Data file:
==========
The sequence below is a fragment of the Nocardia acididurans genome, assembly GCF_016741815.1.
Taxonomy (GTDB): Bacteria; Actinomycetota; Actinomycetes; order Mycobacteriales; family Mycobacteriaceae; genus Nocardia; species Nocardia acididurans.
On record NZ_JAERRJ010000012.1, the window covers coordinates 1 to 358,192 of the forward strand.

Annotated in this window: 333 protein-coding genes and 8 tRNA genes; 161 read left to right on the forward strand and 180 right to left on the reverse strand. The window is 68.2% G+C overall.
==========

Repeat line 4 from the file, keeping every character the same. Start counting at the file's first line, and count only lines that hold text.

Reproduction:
Annotated in this window: 333 protein-coding genes and 8 tRNA genes; 161 read left to right on the forward strand and 180 right to left on the reverse strand. The window is 68.2% G+C overall.